Further, the polynomials are also classified in another way based on their degrees along with their examples. The four most common types of polynomials that are used in precalculus and algebra are cubic, quadratic, linear, and quartic.
Type of the polynomial Function  Degree  Example 
Zero Polynomial Function or constant function  0  
Linear Polynomial Function  1  x + 3, 25x + 4, and 8y – 3 
Quadratic Polynomial Function  2  5m^{2} – 12m + 4, 14x^{2} – 6, and x^{2} + 4x 
Cubic Polynomial Function  3  4y^{3}, 15y^{3} – y^{2} + 10, and 3a + a^{3} 
How Do You Determine a Polynomial Function?
In order to determine if a function is polynomial or not, the function needs to be checked against certain conditions for the exponent of the variables. These conditions are as follows:
 The degree of the variable in the function must only be a positive whole number and should not contain any fractional or negative powers.
 The variable of the function should not be inside a radical i.e, it should not contain any square roots or cube roots.
 The variable should not be in the denominator.
The belowgiven table shows an example and some nonexamples of polynomial functions:
Functions  Variable  Exponent  Constant  Terms  Polynomial Function or Not? 

f(b) = 4b^{2} – 6b + b^{3} – 15  a  2 in b^{2} and 3 in b^{3}  15  4b^{2}, 6b, b^{3}, and 15  Yes 
f(x) = x^{2/3}+ 2x  x  2/3 in x^{2/3 }and 1 in 2x^{ }  None  x^{2/3 }and 2x  No 
f(y) = 1/y^{3}  y  3 in 1/y^{3}  None  1/y^{3}  No 
Some nonexamples of Polynomial Functions:
 In the polynomial function f(x), the exponent 2/3 of the term x^{2/3} is not a whole number.
 In the polynomial function f(y), the variable y is in the denominator.
How to Represent Polynomial Function on Graph?
It is easier to represent simpler polynomial functions like linear and quadratic but how can we represent a polynomial function with a degree greater than two? Let us learn to represent a polynomial expression with a degree of more than two. We can represent all the polynomial functions in the form of a graph. The belowgiven image shows the graphs of different polynomial functions. An important skill in coördinate geometry consists in recognizing the relationship between equations and their graphs.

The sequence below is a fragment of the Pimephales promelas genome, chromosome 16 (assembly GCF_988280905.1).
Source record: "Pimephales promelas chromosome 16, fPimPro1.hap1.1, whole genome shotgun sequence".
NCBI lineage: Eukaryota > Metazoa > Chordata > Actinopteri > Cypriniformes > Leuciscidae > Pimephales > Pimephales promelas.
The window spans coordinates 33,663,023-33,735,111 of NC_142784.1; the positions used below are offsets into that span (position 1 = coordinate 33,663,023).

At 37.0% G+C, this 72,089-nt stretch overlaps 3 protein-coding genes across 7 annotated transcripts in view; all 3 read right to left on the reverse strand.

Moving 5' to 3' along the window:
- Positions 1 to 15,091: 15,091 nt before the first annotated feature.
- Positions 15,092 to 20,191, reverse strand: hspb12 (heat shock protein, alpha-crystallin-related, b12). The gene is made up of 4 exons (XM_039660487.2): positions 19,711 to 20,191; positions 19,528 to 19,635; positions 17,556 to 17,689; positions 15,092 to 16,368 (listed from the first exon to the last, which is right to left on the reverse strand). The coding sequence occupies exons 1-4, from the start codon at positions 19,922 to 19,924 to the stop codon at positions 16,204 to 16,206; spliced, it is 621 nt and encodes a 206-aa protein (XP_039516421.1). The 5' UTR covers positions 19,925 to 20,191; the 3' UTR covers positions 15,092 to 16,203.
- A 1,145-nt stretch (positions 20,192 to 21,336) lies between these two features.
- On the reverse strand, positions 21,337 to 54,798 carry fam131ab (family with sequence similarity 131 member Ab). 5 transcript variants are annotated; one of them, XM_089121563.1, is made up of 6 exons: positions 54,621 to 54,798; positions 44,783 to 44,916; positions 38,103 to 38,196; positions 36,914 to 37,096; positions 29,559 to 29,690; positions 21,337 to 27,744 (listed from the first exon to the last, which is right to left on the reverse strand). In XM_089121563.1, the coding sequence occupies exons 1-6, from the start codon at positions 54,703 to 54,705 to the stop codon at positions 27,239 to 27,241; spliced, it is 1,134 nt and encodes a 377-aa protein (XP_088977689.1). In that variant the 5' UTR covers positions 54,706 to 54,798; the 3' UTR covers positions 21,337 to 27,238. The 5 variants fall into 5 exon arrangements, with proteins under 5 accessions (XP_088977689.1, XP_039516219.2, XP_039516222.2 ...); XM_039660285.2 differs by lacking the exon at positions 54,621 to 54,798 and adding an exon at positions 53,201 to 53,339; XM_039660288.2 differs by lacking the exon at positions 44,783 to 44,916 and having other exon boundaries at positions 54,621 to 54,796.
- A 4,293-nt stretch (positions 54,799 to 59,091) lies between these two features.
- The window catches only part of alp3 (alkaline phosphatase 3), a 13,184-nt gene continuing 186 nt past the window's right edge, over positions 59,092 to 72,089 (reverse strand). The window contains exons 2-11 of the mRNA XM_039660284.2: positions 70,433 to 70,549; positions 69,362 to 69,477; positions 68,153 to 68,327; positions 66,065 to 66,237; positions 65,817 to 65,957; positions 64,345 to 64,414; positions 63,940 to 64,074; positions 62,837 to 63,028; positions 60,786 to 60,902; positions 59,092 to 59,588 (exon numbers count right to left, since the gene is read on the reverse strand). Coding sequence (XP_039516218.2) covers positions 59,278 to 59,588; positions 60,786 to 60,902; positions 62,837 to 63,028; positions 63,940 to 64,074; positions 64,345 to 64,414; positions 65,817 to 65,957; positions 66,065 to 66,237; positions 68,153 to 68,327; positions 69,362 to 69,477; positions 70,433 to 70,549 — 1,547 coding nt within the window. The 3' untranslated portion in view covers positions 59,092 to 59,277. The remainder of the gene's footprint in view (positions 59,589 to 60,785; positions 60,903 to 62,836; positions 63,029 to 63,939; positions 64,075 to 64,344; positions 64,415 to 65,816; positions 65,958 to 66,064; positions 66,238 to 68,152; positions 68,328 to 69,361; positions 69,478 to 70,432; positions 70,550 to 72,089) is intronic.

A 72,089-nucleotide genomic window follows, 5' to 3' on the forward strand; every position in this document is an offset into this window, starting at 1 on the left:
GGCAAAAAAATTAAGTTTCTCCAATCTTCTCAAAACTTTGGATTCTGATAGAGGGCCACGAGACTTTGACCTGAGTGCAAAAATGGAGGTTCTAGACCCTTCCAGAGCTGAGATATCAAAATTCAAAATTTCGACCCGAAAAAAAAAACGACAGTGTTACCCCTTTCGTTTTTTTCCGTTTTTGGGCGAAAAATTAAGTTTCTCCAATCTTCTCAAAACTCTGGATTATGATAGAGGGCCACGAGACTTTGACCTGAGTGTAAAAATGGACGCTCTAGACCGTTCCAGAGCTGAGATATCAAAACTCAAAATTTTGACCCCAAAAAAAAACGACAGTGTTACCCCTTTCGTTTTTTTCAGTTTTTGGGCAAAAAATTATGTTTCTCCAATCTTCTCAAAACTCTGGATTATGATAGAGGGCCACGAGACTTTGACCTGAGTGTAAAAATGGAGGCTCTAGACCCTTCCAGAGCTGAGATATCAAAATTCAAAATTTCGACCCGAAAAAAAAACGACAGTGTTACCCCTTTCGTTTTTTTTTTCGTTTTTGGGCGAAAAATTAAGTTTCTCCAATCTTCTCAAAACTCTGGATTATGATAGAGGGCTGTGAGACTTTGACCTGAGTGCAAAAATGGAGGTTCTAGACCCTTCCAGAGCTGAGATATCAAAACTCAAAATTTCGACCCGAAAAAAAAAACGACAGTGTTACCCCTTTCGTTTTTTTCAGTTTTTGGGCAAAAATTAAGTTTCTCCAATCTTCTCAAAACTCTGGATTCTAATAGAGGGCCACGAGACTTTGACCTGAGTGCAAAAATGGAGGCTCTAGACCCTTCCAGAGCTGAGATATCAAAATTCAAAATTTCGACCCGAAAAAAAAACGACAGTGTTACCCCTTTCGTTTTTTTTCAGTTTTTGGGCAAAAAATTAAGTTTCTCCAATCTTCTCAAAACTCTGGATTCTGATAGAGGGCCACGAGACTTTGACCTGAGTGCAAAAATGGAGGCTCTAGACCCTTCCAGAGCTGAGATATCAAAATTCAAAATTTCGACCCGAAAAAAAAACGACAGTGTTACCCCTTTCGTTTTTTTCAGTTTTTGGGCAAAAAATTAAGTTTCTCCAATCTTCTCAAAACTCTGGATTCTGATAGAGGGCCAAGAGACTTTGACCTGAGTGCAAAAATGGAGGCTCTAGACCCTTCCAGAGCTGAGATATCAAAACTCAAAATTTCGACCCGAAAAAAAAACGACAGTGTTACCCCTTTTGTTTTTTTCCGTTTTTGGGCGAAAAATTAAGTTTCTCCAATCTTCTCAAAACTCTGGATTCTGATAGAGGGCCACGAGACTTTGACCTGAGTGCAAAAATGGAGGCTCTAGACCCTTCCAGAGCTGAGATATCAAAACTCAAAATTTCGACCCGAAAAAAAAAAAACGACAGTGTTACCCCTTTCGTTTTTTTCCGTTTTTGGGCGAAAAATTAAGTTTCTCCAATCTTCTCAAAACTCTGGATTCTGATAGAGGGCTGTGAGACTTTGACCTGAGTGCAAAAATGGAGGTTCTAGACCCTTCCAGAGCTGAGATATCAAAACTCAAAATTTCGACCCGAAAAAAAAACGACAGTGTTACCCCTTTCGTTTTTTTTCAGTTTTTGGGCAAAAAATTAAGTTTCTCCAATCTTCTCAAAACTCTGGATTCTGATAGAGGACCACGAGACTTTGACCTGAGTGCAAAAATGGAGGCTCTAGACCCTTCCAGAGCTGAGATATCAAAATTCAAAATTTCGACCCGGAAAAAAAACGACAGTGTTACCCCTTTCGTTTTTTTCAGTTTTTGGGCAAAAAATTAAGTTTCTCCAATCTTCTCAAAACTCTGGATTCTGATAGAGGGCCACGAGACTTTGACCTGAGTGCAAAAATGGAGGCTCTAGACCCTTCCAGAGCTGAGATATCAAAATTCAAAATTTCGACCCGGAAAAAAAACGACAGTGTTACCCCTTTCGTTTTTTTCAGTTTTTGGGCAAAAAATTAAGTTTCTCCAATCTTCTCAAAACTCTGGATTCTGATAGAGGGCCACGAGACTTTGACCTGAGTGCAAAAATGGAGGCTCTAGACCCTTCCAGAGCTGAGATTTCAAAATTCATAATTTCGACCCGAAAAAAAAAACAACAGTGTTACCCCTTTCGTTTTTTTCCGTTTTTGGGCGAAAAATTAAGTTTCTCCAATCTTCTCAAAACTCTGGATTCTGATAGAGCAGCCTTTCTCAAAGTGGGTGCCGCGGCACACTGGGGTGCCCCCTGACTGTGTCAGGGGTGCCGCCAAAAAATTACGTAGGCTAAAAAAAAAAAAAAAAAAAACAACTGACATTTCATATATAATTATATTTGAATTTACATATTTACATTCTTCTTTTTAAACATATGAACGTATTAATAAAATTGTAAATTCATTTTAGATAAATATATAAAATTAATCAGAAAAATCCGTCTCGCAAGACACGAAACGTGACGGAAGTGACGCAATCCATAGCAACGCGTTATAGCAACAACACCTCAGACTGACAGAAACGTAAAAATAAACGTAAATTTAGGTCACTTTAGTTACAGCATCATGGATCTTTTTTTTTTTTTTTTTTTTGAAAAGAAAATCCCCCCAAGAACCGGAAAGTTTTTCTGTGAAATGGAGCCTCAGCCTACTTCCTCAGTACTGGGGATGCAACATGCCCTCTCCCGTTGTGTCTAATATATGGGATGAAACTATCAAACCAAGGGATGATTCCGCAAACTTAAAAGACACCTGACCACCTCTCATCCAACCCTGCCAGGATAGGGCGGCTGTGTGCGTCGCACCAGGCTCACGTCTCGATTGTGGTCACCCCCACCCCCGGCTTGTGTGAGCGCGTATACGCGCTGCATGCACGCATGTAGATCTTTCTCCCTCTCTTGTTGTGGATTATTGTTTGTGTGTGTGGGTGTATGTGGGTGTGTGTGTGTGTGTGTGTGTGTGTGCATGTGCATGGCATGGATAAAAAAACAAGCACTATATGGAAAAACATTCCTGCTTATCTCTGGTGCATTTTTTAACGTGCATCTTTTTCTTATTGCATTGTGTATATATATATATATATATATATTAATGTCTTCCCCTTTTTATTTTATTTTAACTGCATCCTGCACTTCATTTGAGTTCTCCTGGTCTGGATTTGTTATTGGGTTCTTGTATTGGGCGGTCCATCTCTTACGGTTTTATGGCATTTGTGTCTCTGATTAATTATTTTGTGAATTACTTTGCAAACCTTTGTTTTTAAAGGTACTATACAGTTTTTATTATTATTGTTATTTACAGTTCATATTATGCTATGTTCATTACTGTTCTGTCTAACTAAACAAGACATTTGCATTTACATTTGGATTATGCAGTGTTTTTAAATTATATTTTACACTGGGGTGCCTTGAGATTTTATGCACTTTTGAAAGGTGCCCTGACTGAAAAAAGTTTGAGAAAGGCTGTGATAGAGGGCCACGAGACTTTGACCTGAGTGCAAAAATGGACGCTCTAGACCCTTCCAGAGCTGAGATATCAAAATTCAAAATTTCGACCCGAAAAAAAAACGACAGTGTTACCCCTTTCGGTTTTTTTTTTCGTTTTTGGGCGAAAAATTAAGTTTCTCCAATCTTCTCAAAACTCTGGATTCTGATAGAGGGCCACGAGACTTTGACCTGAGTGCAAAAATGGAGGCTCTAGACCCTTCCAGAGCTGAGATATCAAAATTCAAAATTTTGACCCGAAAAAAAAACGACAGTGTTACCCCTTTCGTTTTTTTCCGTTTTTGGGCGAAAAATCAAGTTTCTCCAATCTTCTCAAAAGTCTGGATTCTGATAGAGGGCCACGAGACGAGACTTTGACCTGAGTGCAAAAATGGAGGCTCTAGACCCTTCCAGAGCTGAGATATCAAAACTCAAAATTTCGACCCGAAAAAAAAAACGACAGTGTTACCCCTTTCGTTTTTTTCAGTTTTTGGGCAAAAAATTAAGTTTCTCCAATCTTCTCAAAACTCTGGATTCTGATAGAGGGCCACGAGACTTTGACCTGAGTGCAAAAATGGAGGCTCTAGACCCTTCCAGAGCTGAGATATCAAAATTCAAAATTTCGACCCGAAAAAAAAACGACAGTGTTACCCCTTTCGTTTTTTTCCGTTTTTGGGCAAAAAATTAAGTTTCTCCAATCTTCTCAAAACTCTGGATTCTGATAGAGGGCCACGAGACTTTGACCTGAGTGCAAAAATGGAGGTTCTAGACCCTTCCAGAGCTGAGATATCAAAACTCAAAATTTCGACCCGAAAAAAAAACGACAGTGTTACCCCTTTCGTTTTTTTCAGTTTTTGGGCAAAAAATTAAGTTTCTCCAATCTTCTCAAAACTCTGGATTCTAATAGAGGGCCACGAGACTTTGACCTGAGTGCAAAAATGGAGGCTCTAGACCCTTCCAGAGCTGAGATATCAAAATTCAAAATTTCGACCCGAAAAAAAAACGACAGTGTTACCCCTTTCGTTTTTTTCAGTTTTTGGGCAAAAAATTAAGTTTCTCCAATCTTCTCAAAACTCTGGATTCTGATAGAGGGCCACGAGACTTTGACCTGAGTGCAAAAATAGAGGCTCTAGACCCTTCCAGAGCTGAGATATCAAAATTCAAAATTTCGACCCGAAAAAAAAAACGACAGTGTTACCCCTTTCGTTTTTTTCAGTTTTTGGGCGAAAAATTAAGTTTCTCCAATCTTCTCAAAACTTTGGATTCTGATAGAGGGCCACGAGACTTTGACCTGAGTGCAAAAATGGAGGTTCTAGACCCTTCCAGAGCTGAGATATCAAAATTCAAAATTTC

Linear polynomial functions are also known as firstdegree polynomials and they can be represented as y = ax + b. The graph of a linear polynomial function always forms a straight line.
 The graph of a seconddegree or quadratic polynomial function is a curve known as a parabola. It can be represented as y = ax^{2} + bx + c.
 A cubic polynomial function of the third degree has the form shown on the right and it can be represented as y = ax^{3} + bx^{2} + cx + d.
Consider this example: Draw the graph for the quadratic polynomial function f(x) = x^{2}
First, for the polynomial function given here, f(x) = x^{2}, let us complete the table by finding the domain and the range of the function. Let's fill this table by populating the values for the function f(x) by substituting the corresponding values of the variable x.
x  4  3  2  1  0  1  2  3  4 

f(x) = x^{2}  16  9  4  1  0  1  4  9  16 
Let's draw the graph of the function.
So, the abovegiven graph is the graph for the quadratic polynomial function f(x) = x^{2}
How to Solve Polynomial Functions?